The Report on UK Jobs is unique in providing the most comprehensive guide to the UK jobs market, drawing on original survey data provided by recruitment consultancies and employers to provide the first indication each month of labour market trends.
The main findings for October are:
Faster growth of permanent and temporary appointments…
October data signalled a further increase in permanent staff placements. Growth was solid and the sharpest in four months. Temporary/contract staff billings also rose at a faster pace, with the rate of expansion at a three-month high.
…underpinned by robust demand for staff
Vacancies continued to rise at a marked pace in October. Growth of demand for permanent employees remained sharper than that for temporary/contract staff.
Strong salary growth maintained…
Permanent staff salary growth remained strong in October, and was similar to the rates seen during the third quarter. Temporary/contract staff hourly pay increased at a solid pace, albeit slower than that seen for permanent salaries.
…as candidate availability continues to fall
The availability of staff to fill permanent job roles fell further in October. Although easing to the slowest since January, the rate of decline remained sharp. Temporary/contract staff availability also decreased markedly, and at a slightly faster pace than in September.
Commenting on the latest survey results, Bernard Brown, Partner at KPMG, said:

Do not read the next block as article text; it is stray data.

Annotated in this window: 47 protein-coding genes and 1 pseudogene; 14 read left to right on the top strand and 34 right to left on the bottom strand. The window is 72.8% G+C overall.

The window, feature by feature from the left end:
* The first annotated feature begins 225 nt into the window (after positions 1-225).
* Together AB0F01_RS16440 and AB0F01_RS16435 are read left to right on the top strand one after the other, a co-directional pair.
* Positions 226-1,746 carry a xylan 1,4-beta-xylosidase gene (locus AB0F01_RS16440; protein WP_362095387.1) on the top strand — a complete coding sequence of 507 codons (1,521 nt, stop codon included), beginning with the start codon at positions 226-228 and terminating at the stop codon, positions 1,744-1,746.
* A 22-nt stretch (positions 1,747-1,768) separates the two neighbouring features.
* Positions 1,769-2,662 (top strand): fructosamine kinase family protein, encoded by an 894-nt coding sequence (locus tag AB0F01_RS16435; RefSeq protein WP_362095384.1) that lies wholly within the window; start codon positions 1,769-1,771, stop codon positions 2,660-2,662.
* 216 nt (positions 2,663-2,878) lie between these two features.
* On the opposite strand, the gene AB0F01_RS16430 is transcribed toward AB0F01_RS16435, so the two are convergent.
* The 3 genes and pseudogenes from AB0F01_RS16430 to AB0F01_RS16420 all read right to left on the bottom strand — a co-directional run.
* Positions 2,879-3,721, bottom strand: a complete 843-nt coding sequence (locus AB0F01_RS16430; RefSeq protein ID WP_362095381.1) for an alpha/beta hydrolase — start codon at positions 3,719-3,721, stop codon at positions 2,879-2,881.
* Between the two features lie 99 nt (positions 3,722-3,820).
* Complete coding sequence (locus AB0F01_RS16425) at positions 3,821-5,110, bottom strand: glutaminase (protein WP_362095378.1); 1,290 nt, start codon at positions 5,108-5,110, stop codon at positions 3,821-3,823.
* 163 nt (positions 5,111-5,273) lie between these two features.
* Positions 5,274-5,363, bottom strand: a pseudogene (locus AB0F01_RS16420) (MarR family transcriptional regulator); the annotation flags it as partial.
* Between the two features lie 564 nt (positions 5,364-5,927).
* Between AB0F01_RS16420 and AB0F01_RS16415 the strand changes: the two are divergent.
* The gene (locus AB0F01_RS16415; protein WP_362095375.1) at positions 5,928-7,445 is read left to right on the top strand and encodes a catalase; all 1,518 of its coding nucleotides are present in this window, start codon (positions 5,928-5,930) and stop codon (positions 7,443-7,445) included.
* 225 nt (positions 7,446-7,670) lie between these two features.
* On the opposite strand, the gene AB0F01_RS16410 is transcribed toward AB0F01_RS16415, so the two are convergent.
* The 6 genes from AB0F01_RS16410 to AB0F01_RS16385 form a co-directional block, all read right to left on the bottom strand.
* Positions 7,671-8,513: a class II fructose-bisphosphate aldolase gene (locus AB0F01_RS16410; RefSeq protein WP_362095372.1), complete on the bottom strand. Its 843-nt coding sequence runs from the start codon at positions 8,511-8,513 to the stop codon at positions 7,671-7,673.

“While hiring continued at pace across most areas of the economy, the figures point to a worrying development in the construction sector.”
“It is clear the industry is suffering from a chronic skills shortage along its entire supply chain, with recruiters struggling to meet demand for roles ranging from architects to construction workers. As a result salaries in the sector are soaring, with the average weekly rise reaching 5.1%, vastly outpacing the private sector average of 3.4%.”
“With Britain in the grips of a housing crisis, this shortage of skilled workers could throw a serious spanner in the works, slowing projects in the pipeline and pushing up overall build costs as developers bid high to secure the labour they need. Businesses will want to see this addressed in the Autumn Statement, with measures to boost apprenticeships and encourage the return of small and medium sized builders, many of whom left the industry in the midst of the recession. By addressing this crucial capacity issue and rebalancing the industry away from the bigger developers, Britain can build the skills base it needs.”